14. An apparatus for moving a valve to a predetermined position in response to high temperature conditions, comprising:
(a) an energy storage device;
(b) a rotatable actuating member, said actuating member being urged to a predetermined position by said energy storage device;
(c) a bearing member, said bearing member having at least a portion formed of a fusible material with a melting temperature substantially less than the melting temperature of said actuating member, said bearing member being selectively engageable with said actuating member and operative to prevent movement of said actuating member under the urging of said energy storage device only when said fusible material is in an unmelted condition;
(d) a stop member for limiting rotation of said actuating member after movement from said bearing member after said fusible material is in a meltable condition; and
(e) a valve connected to said actuating member and movable therewith, said valve being moved from a first position corresponding to said actuating member's engagement with said bearing member to a second position corresponding to said actuating member's engagement with said stop member; said actuating member being selectively movable from said second position to said first position and having means that latches with said bearing member when said fusible material is in said unmelted condition and said bearing member is in its assembled condition in said apparatus and said actuating member is moved to said first position, whereby said means that latches comprises latching means.
15. An apparatus as recited in claim 14 wherein said bearing member includes a piston cylinder arrangement with the fusible material being disposed within said cylinder to limit movement of the piston within the cylinder under predetermined temperature conditions, said fusible material being meltable under certain other predetermined temperature conditions to permit movement of the piston within the cylinder.
16. An apparatus as recited in claim 15 wherein said actuating member includes a cylindrically shaped portion with a peripheral surface and said latching means is resiliently biased radially beyond said peripheral surface.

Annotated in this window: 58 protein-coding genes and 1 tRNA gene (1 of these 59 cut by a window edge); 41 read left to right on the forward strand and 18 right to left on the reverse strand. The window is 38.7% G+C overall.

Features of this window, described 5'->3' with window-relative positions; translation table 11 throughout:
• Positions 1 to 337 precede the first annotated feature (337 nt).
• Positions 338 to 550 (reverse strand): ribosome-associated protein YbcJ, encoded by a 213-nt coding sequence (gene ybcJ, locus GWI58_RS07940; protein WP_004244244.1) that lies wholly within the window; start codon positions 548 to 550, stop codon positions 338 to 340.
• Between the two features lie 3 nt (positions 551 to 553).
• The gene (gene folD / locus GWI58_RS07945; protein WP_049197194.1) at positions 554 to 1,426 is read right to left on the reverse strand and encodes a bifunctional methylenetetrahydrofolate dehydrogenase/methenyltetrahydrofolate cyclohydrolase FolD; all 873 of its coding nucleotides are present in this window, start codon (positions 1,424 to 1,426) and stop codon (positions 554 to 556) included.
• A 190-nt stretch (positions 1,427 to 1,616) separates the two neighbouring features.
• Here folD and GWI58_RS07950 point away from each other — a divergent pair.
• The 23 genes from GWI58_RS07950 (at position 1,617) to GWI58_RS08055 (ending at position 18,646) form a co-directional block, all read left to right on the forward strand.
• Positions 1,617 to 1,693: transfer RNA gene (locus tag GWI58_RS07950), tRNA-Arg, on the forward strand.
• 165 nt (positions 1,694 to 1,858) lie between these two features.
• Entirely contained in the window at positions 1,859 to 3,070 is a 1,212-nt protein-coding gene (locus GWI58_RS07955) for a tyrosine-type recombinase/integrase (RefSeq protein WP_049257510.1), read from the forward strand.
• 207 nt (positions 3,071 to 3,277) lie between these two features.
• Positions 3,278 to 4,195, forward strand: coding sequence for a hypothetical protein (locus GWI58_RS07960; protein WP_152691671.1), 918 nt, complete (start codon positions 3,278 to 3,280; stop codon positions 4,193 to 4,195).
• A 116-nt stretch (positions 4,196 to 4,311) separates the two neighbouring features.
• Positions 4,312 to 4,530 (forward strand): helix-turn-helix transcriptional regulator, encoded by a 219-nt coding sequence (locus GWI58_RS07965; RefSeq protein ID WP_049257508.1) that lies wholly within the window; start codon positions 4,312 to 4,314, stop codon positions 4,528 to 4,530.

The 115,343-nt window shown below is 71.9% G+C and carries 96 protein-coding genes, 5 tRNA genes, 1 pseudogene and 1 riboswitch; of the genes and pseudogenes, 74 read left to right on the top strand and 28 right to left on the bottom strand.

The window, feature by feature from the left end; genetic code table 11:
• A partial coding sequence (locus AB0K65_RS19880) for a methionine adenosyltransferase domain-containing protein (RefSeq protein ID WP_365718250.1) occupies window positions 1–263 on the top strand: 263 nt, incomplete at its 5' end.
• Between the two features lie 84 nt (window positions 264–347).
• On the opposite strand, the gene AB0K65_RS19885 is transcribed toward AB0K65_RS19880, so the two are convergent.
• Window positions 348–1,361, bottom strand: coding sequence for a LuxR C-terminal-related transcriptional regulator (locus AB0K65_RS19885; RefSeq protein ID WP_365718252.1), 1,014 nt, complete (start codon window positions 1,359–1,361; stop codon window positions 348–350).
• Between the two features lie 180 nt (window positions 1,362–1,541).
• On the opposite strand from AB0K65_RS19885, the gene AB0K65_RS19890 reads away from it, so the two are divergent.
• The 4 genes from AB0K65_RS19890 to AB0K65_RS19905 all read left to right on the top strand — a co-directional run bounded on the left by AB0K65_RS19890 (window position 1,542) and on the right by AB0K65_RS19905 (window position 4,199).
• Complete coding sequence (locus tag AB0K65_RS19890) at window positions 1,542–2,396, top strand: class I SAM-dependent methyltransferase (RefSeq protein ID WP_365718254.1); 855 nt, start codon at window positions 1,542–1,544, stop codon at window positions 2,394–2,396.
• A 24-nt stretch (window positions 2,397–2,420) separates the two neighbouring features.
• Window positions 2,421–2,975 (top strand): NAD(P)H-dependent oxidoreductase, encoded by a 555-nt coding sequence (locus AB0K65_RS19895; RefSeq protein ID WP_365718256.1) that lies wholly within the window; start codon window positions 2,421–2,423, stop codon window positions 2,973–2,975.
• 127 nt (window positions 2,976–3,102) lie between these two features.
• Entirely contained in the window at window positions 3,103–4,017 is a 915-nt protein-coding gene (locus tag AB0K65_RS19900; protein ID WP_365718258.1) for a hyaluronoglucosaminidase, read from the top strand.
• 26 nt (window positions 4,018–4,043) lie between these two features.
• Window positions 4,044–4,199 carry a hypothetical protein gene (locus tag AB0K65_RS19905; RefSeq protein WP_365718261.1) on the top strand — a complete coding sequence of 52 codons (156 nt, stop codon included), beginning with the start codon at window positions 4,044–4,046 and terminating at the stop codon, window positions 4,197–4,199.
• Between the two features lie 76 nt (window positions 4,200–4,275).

17. An apparatus as recited in claim 16 and further including a stop arm extending radially outward from said cylindrically shaped portion, said stop arm being selectively engageable with said stop member for limiting movement of said actuating member after said fusible material is in a melted condition.
18. An apparatus as recited in claim 17 wherein said stop member is adjustable to vary the limiting position for said stop arm.
19. An apparatus as recited in claim 18 and further including means for selectively locking said actuating member in the second position which corresponds to said actuating member's engagement with said stop member.
20. An apparatus as recited in claim 19 wherein said locking means includes a recess in the actuating member and a cooperating locking pin which is selectively insertable into said recess to limit rotation of said actuating member.
21. An apparatus as recited in claim 20 wherein said locking pin is spring biased against the peripheral surface of said cylindrically shaped portion so as to move into said recess when said recess and locking pin are brought into registry.
22. An apparatus as recited in claim 21 wherein said latching means includes a latch pin reciprocally movable within a bore, said bore extending radially into the cylindrical portion of said actuating member.
23. An apparatus as recited in claim 22 wherein said latch pin has a lead in angle on its end portion, the end portion being obliquely oriented with respect to said piston when said actuating member is engaged with said bearing member.
24. An apparatus as recited in claim 23 and further including a piston rod affixed to said piston, said piston rod being positioned in the rotational path of said latch pin when said fusible material is in the unmelted position and being movable out of the latch pin's rotational path after melting of the fusible material.
25. An apparatus as recited in claim 24 wherein said latch pin has a shoulder on one of its sides, said shoulder being adapted to engage said piston rod.
Description
BACKGROUND OF THE INVENTION

The present invention relates generally to actuator mechanisms and more particularly concerns an actuator mechanism which will move a controlled member to a predetermined position in response to predetermined conditions. The invention will be described by way of example, in connection with a mechanism with a fusible or meltable link that rotates a valving member to a fail-safe position in response to a fire or other ultra high temperature conditions.

Many industrial facilities have controlled mechanisms that must be moved to a predetermined position upon the occurrence of certain contingencies. One such example would be a valve in a hydrocarbon process line. Since the hydrocarbon media in the process line controlled by such a valve is flammable, it may be highly desirable to move the valve to a closed position in order to terminate the hydrocarbon flow in the event of a fire. In such a situation, the failure to move the valve may result in feeding the fire and compounding any resulting dangers and damages.

Conversely, the line may contain a fire extinguishing agent, the flow of which would be highly desirable under fire conditions. The preferred position for a valve controlling such a media would be in an open position, a position which would allow discharge of the fire repellant and serve to extinguish the fire.